Progress in Organismal Design

  • D. C. Fisher
Part of the Dahlem Workshop Reports book series (DAHLEM, volume 36)

Abstract

The question of whether or not large-scale historical trends in the design of organisms represent progress (i.e., improvement of design) has attracted attention since the beginning of evolutionary thought but has proved extremely resistant to objective analysis. Some of this difficulty reflects the range of time scales and phylogenetic contexts for which the question might be posed, but a more fundamental problem involves the definition of improvement itself. When improvement of design is discussed within the context of current evolutionary thought, it is frequently portrayed as the expected outcome of the sustained operation of natural selection on variation within populations. Such an interpretation of large-scale historical trends in morphology frequently involves some degree of orthoselection and/or adaptive replacement. An alternative interpretation is that many such trends reflect little more than the Markovian aspect of the evolutionary process. Trends do have a finite, and not always small, probability of occurrence in systems whose underlying causal structure behaves in a pseudorandom fashion. According to this second interpretation, the appropriate level for causal analysis may be well below that at which the trend is manifested. This is equivalent to suggesting that the causal basis of the trend may be extremely heterogeneous. Both selectionist and Markovian models of morphologic change can be tested, but it is always a particular model, defined by its own assumptions and boundary conditions, that is corroborated or refuted, not the whole class of selectionist or Markovian models. Certain large-scale morphologic trends documented in the fossil record (e.g., increases in brain size within mammals) indeed appear to represent the intermittent or sustained operation of directional selection. Other trends (e.g., changes in morphologic complexity or in amount of genetic information within most phyla or classes) show patterns that are best interpreted as a simple random walk or a branching process (depending on the phylogenetic structure of the problem). However, a large number of trends (e.g., body size within certain higher taxa) can be explained by “diffusion” models or models of branching processes in which directionality is imposed by the position of the initial state of the system relative to the total range of accessible states. Because of the frequency of environmental change, the multiplicity of factors underlying fitness, the possibility of frequency-dependent and epistatic interactions among features, and the consequent possibility of nontransitive fitness relations between phenotypes, selection acting within populations frequently, though not inevitably, fails to produce unidirectional trends. The extent to which unidirectional trends dominate, or fail to dominate, the fossil record is therefore not a measure of the adequacy of neo-Darwinian mechanisms as causes of large-scale patterns in evolution.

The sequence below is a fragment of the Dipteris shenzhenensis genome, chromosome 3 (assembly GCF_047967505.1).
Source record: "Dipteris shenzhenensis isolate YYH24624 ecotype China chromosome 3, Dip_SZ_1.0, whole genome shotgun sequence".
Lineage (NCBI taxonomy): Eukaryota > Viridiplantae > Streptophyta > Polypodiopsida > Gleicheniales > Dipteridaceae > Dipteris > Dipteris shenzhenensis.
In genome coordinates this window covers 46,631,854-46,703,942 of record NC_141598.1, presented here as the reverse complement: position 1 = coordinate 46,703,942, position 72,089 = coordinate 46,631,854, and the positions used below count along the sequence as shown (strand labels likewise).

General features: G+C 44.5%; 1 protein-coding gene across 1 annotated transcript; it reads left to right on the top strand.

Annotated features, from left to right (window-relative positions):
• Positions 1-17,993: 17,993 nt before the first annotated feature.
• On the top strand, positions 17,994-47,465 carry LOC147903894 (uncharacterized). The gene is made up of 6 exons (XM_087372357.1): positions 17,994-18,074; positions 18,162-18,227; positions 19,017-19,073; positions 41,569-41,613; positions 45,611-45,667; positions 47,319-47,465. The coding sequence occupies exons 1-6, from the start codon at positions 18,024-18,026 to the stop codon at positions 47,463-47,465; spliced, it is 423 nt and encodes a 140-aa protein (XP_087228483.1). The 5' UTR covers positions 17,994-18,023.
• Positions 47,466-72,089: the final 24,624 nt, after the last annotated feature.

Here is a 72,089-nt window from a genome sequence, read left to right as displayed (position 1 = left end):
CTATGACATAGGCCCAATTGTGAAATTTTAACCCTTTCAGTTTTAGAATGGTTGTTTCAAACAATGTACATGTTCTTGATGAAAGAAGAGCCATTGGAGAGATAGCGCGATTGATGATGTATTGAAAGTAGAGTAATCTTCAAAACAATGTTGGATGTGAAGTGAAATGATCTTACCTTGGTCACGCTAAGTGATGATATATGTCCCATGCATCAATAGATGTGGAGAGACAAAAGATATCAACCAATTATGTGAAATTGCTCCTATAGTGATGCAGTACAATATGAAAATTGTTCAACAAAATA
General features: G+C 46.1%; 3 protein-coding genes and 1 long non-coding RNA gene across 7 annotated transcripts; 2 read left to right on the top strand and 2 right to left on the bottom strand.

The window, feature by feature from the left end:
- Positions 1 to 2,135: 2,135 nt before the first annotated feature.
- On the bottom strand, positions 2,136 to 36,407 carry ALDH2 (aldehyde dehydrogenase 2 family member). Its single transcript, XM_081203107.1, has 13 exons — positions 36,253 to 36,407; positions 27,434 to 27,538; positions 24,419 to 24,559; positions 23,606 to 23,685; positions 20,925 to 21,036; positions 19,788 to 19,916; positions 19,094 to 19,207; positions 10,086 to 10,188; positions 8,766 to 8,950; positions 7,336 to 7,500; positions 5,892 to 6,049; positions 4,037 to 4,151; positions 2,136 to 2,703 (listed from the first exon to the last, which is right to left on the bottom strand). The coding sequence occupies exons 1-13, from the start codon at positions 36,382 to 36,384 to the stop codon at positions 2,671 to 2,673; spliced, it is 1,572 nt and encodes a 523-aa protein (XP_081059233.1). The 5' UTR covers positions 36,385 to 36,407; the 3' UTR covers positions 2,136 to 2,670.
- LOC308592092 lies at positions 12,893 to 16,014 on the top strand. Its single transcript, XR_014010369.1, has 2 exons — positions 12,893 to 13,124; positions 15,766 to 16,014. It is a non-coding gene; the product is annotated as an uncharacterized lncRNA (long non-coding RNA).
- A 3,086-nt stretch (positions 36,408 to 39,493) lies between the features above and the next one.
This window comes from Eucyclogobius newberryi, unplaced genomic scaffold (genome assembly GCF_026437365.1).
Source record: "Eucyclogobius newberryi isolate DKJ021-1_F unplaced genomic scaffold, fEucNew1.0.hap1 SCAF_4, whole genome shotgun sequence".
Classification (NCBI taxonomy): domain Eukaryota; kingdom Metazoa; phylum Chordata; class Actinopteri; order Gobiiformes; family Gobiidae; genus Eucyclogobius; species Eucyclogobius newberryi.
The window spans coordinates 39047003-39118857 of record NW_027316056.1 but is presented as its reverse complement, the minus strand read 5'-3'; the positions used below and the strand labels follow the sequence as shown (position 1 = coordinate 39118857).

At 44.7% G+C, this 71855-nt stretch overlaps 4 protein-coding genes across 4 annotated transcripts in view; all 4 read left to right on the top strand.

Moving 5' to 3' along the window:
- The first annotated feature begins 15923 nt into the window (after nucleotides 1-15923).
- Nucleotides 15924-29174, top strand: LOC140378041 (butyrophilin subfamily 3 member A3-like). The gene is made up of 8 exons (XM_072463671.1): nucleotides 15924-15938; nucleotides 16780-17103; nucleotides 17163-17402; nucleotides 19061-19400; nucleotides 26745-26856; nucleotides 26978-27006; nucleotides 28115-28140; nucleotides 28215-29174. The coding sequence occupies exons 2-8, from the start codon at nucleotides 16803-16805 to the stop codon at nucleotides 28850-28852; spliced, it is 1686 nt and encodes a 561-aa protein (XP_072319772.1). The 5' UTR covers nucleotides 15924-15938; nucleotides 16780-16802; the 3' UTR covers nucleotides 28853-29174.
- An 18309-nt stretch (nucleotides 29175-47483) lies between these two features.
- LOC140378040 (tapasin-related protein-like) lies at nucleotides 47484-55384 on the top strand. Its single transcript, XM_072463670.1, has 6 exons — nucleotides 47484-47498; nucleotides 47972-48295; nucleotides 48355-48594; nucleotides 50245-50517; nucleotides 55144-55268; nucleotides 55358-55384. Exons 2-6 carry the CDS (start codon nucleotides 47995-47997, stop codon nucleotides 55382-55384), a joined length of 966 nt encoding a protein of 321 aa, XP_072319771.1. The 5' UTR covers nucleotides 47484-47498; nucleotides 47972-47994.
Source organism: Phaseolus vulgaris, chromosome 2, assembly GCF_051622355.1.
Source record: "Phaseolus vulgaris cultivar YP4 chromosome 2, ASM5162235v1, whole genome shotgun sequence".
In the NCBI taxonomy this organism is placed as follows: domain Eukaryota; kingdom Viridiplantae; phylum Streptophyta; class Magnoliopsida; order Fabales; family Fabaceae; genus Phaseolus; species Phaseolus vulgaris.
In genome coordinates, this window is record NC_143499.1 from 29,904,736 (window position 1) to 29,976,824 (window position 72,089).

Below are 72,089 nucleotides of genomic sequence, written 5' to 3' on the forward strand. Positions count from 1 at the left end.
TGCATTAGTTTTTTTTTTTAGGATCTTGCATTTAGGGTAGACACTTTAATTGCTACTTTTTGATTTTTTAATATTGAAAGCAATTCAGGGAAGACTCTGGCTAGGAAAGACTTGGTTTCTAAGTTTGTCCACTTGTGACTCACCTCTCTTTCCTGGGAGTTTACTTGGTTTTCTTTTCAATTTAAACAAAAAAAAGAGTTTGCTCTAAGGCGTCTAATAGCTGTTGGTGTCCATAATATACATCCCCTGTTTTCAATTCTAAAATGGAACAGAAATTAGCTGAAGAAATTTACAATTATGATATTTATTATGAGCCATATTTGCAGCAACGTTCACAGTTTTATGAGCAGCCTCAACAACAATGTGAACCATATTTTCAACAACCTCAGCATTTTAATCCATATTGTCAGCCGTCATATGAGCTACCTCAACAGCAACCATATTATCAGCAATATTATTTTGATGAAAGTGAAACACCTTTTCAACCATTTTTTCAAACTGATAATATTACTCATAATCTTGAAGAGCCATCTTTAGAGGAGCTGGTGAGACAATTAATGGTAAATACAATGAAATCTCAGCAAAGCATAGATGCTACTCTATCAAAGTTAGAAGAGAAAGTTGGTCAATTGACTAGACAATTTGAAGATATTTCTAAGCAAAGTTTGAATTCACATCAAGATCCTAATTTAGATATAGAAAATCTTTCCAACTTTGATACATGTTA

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Copyright information

© Dr. S. Bernhard, Dahlem Konferenzen 1986

Authors and Affiliations

  • D. C. Fisher
    • 1
  1. 1.Museum of PaleontologyUniversity of MichiganAnn ArborUSA

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